Tuesday, February 19, 2013

Naha in 2013

With the tsunami of internet and reviewer activity every time some hot-named chef so much as blinks in the West Loop, I wonder whether there are stalwarts languishing in other neighborhoods as they try helplessly for attention in an era when only the newest places seem to get any press.  Erwin. Crofton. Trotter’s.  Once-famous places run by chefs once seen as the best around seem to be dropping out rapidly and suddenly in this environment.

It was with concern about this phenomenon that I paid three visits over the last few months to a stalwart that I’d put in the same mix as the places above.  I’ve been eating at Naha for almost a decade, and did so with regularity in the early years.  It was among my favorite places, but for no good reason it had been three years since my last visit, and I started to wonder whether I’d been playing a role in the demise of the type of restaurant that puts great food and great service before great social media strategy. 

In 2013, Carrie Nahabedian doesn’t get the kind of press that someone like Stephanie Izard gets, but their cooking styles are similar.  Both marry sweet with savory flavors in ways that might at first sound odd, but end up working.  At Naha, bacon is served lacquered with syrup in a pastry crust with pineapple and fennel.  Chicken thighs are treated with middle eastern liqueur and served with sweet oranges.  Even a burger gets an extra dose of sweet via a slow roasted tomato and deeply caramelized onions. 

Izard does it better.  Her flavors are bolder and more sharply contrasting.  At Naha, the sweetness dominates rich-tasting but otherwise muted broths, sauces and marinades with spicing that’s too subtle to work the kind of magic that happens on Randolph Street.  In the bacon tarte tatine, the bacon had sticky-sweet lacquer, the sweet pineapple was caramelized to make it even sweeter.  Fennel added an even further sweet note, and there was just nothing to give an Izard-style jolt to what became palate-tiring dish after just a couple of bites.  The chicken thigh tagine sat in a sweet, anise-flavored broth with raw honeybell slices.  The dish needed the advertised coriander seeds and “Turkish spices” to add some complexity, but they’re way too far in the background.  An heirloom squash soup had deliciously deep squash flavor, but garnishes that included herb spaetzle and horseradish cream needed more oomph.  I couldn't taste any herbs or any horseradish, and as good as the squash flavor was, it was one-dimensional and I wasn't interested in coming close to finishing the soup.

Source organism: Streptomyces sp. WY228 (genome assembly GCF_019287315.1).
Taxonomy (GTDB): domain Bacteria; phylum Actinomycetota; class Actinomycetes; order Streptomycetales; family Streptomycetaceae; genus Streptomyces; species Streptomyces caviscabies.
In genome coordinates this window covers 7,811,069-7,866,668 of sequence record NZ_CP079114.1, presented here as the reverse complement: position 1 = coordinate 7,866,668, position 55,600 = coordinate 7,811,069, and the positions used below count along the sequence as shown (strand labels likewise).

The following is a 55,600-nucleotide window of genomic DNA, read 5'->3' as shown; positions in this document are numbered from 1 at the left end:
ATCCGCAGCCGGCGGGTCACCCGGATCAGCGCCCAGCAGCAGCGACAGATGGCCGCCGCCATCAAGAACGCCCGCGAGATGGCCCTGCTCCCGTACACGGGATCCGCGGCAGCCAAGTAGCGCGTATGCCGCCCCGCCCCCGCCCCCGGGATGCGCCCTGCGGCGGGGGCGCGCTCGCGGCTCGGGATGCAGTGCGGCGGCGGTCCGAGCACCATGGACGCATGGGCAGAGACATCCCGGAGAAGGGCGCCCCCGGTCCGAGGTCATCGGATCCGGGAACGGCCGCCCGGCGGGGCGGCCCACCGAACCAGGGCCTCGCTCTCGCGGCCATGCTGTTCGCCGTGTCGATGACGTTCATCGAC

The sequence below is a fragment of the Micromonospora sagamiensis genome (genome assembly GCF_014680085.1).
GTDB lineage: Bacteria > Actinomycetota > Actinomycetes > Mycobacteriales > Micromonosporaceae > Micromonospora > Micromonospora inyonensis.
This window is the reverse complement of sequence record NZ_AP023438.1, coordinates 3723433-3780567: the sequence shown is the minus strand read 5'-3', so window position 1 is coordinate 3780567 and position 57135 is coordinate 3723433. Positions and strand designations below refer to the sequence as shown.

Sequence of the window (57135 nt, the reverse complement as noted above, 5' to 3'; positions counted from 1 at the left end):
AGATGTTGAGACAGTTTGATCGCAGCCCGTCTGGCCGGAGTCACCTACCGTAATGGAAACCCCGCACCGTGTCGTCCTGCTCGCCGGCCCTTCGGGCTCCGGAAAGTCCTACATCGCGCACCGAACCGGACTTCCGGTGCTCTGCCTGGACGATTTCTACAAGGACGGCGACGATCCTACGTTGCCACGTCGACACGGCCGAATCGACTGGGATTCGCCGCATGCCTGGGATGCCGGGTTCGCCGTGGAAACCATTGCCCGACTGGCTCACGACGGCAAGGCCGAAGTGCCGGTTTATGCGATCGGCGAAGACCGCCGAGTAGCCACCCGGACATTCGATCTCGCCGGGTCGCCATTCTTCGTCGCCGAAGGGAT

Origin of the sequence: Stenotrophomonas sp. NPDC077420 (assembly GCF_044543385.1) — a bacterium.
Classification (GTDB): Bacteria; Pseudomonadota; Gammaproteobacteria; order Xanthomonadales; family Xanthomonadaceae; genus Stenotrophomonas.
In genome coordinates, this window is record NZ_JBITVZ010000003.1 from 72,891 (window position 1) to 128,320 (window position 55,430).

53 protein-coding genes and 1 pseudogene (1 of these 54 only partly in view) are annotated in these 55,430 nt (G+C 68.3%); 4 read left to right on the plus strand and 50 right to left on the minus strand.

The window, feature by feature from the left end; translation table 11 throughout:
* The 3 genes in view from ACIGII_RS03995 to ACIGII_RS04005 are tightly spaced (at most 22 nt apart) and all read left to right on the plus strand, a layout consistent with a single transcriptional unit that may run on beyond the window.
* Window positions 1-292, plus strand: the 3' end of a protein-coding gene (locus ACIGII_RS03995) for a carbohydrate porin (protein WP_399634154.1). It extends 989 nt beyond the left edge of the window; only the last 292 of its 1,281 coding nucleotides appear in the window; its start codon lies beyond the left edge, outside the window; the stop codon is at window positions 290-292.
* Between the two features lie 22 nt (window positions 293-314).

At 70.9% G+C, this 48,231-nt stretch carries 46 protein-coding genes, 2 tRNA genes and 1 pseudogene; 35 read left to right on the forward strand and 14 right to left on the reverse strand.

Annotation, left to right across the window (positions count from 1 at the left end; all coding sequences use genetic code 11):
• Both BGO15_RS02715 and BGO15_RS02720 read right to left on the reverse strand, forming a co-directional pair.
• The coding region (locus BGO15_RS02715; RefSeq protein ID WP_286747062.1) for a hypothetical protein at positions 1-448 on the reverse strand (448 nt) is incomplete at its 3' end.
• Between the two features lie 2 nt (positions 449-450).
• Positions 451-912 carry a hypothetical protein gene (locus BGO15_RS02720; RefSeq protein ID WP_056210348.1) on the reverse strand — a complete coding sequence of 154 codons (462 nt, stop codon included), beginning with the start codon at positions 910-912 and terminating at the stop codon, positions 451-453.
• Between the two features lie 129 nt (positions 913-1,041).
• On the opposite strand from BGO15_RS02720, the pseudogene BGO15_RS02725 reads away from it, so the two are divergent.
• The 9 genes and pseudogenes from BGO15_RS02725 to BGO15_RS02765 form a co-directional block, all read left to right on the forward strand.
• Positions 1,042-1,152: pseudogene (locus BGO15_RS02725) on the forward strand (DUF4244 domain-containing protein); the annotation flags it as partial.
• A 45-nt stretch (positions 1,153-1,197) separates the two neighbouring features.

The pastry chef's name was printed in bizarrely big, bold letters at the top of the dessert menu.  Something like "Our Famous Pastry Chef So and So Introduces The following Desserts".  I'm sure he's a respected guy even though I'd never heard of him, but this sort of showmanship seemed out of place at Naha.  Perhaps it should have warned of a chef interested in glitz and glamour over taste.  I had an almond dacquoise.  Actually, it was barely a sliver of dacquoise amidst a veritable kaleidoscope of garnishes.  There were white powders, off-white stick-shaped things, tiny purple berries, a flavorless tan gel that might as well have been aspic, some greenery, and surely more.  Other than the aspic, nothing on the plate tasted bad.  None of it made any sense to me either.

I'm not sure whether Naha has declined or my tastes have just changed since those days when I loved it.  You'll probably find me contemplating that question with everyone else at the next iteration of Fulton-Market-Buzz-Restaurant.